4. UP n grad says:

    It is practically a given that GMA leaves Malacanang in a few weeks. Reason — she follows the 1987 Constitution. Likewise FVR tried to get term-limits extended, but when he could not get it done, he too conformed to the 1987 Constitution and he left office.

    Time to look forward elections May2010 and think. Have any candidates expressed otherwise? To me (my personal opinion, others may believe otherwise) My personal opinion is that it is critical whoever you vote for — when the majority of the Pilipinas Supreme Court decides against his/her political (or familial) interests, that he will follow the decision of the Supreme Court.

    Laban! Never again!

  5. Pingback: President-Elect Noynoy Aquino: Threatening the Philippine Supreme Court | Anti-Pinoy :)

  6. rinz says:

    On Corona: SC decision is final and it can only be repealed or modified by another of its decision, there is a process to correct this and everyone have to abide by this process, the President is not stupid not to know this so dont treat all of us like you are so damn smart!! The President is just showing us how unsettled for his department of the decision of the judiciary regarding this matter and political actions will be taken to correct this-that is precisely what he sending as a message. Isnt that the right thing to do?, precisely the essence of check and balance, we expect him to do that as we expect the other political departments will do to him on his own actions-this is called democracy!! In law my opinion is this-our constitution is very clear and the narvasa rule is very very clear in explaining it and it is very clear that our constitution should be taken in its entirety and not separately otherwise there will be no coordinations in the interpretations of powers- this is precisely the source of my objection and the problem of the current decision. pls read your law before you talk to much!! What are the reasons behind the sudden change of SC decision? this is the question you should be answering. be mature!!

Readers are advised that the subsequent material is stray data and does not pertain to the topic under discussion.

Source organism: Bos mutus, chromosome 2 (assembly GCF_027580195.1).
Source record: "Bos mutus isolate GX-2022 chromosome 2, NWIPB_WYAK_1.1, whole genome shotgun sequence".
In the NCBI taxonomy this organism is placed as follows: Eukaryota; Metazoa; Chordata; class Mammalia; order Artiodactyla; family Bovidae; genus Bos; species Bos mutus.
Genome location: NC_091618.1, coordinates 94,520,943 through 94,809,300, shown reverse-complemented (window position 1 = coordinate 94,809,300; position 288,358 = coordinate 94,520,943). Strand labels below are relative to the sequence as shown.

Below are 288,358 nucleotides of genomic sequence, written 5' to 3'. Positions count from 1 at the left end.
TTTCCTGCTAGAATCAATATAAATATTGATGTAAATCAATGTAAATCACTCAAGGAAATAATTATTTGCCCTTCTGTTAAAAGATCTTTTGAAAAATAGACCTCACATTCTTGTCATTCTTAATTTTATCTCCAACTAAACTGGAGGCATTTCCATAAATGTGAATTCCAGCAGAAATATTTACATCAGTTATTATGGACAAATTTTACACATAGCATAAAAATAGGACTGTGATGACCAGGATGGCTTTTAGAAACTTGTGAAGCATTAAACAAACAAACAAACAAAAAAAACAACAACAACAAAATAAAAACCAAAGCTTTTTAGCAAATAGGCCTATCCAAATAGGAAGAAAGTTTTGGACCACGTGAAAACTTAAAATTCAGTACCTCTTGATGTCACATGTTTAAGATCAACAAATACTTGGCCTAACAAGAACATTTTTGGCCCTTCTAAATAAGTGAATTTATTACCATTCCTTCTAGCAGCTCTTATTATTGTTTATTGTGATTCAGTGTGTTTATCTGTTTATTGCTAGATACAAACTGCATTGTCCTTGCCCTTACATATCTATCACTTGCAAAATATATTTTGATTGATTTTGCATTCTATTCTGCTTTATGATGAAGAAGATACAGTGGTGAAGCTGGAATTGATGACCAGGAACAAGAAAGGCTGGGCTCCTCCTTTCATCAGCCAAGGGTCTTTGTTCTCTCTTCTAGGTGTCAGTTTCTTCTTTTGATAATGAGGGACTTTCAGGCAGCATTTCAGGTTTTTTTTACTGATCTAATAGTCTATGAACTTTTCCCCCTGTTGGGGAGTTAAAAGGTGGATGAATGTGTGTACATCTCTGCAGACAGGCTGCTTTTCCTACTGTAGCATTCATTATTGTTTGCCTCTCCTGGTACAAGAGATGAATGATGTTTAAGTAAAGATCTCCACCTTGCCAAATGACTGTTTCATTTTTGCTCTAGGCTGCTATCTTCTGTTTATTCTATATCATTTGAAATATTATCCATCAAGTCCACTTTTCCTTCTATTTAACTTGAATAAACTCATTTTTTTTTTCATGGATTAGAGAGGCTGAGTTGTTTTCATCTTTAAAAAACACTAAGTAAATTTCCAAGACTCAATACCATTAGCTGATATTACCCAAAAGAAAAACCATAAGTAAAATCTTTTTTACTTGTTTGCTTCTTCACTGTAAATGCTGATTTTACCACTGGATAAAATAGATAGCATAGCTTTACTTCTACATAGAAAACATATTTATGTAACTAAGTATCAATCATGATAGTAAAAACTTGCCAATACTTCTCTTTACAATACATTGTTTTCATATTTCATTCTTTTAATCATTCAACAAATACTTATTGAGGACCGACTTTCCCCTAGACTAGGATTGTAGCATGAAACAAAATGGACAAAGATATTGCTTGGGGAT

7. nymphetamine says:

    Kaya nga di ko favorite color ang yellow eh… 😉

  8. Pingback: Truth Commission: another “initiative” killed by Malacanang incompetence